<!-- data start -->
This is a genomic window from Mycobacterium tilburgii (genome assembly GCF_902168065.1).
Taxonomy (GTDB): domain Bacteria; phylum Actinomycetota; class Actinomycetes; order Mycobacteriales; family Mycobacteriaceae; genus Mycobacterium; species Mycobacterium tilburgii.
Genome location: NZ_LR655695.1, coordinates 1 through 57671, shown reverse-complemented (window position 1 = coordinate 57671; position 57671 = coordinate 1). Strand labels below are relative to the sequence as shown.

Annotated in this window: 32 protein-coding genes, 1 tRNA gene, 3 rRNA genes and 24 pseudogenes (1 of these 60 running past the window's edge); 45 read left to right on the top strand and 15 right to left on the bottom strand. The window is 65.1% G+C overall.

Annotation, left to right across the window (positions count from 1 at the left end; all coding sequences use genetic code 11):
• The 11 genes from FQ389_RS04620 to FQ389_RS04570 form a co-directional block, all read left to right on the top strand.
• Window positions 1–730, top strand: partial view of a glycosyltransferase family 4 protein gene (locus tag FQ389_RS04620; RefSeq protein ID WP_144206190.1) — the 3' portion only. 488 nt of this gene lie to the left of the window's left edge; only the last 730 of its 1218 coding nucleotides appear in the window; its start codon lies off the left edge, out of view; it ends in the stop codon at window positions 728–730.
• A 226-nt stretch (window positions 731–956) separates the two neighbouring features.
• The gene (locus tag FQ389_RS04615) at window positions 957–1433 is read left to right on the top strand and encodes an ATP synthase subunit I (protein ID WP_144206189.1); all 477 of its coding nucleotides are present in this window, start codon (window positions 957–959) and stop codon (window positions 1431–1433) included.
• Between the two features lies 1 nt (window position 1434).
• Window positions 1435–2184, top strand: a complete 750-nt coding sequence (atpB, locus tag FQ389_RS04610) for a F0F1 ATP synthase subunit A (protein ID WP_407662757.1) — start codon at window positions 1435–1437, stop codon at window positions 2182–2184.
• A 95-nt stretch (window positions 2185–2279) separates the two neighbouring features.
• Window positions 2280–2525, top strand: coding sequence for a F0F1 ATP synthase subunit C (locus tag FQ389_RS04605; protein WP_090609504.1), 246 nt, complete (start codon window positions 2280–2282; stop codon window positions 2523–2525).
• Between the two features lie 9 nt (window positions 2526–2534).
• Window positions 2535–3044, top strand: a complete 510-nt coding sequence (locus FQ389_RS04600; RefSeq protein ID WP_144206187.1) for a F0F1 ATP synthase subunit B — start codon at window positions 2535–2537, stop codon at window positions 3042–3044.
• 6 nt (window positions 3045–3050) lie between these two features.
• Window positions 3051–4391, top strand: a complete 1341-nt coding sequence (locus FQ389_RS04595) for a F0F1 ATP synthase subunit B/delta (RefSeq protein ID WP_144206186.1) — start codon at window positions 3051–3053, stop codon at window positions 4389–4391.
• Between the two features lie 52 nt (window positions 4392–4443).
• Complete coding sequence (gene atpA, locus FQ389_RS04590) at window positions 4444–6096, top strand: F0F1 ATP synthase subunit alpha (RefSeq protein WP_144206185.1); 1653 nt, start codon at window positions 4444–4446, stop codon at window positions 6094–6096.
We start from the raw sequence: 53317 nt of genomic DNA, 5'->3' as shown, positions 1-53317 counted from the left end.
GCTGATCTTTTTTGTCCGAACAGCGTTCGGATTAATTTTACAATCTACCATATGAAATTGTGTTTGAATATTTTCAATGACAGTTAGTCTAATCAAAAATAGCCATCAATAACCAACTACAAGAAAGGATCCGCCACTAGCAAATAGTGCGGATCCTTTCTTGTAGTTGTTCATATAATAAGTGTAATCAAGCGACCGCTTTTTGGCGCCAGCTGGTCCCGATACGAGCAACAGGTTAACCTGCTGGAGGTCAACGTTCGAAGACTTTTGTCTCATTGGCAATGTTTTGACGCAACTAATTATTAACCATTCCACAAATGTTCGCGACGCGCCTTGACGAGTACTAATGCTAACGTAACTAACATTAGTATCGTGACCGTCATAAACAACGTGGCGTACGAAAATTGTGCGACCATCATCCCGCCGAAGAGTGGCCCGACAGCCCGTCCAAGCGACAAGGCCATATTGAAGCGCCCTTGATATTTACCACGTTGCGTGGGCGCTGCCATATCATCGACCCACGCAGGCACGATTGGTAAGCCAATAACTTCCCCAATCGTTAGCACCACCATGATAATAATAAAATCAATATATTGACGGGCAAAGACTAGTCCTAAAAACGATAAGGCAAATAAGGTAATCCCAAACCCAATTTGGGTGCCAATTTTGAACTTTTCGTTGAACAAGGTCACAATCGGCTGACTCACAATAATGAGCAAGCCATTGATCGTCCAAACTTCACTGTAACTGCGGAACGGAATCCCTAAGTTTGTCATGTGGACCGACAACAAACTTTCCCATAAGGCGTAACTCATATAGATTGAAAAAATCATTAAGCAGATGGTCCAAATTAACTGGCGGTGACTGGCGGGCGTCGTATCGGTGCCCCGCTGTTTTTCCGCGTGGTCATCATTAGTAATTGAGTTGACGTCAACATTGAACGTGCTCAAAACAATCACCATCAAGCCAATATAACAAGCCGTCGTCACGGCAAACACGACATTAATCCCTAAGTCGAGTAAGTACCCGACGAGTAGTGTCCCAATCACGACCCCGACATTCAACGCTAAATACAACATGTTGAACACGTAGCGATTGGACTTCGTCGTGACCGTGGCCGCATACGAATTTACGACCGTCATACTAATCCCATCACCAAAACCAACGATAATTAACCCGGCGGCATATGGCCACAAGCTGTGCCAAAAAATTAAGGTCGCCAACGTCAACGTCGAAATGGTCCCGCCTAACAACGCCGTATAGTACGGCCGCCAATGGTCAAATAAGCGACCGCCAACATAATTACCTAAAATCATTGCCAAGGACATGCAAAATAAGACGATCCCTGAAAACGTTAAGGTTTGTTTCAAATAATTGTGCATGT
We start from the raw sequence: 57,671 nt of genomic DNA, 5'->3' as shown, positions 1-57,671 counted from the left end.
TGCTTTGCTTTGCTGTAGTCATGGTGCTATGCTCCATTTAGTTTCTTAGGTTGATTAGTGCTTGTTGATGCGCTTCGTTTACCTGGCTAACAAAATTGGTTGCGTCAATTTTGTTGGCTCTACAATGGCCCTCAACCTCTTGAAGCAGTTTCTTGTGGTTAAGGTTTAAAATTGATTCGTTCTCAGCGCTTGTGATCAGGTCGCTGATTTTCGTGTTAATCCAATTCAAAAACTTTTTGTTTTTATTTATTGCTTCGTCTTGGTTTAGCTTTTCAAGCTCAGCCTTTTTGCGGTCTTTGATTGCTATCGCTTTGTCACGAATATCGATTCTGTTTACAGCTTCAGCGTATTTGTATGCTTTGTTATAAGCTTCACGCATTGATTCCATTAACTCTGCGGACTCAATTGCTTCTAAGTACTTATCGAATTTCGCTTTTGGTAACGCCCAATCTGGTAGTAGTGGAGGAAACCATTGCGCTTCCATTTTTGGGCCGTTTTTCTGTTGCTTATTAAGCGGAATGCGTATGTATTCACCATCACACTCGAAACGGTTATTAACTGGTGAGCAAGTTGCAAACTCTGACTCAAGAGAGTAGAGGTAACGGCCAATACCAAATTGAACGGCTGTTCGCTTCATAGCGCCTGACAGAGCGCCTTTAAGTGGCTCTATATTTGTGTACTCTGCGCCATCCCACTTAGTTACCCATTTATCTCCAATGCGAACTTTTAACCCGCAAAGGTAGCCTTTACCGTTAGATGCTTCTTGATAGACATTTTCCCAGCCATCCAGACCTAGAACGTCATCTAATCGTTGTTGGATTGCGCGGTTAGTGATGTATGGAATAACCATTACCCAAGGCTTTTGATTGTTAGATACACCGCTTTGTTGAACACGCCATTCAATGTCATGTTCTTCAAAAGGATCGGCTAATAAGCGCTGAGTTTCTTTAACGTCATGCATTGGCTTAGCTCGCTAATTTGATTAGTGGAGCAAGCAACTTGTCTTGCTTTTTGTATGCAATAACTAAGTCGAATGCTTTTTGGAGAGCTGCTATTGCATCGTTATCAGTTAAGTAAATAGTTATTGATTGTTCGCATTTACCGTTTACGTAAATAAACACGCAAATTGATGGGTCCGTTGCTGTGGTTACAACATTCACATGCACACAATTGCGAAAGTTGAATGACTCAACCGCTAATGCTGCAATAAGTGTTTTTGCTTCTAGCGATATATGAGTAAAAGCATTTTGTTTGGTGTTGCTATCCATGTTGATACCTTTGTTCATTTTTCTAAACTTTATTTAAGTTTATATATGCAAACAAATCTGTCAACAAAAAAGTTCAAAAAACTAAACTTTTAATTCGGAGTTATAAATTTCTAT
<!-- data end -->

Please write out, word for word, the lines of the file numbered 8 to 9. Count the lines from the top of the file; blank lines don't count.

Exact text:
• A 226-nt stretch (window positions 731–956) separates the two neighbouring features.
• The gene (locus tag FQ389_RS04615) at window positions 957–1433 is read left to right on the top strand and encodes an ATP synthase subunit I (protein ID WP_144206189.1); all 477 of its coding nucleotides are present in this window, start codon (window positions 957–959) and stop codon (window positions 1431–1433) included.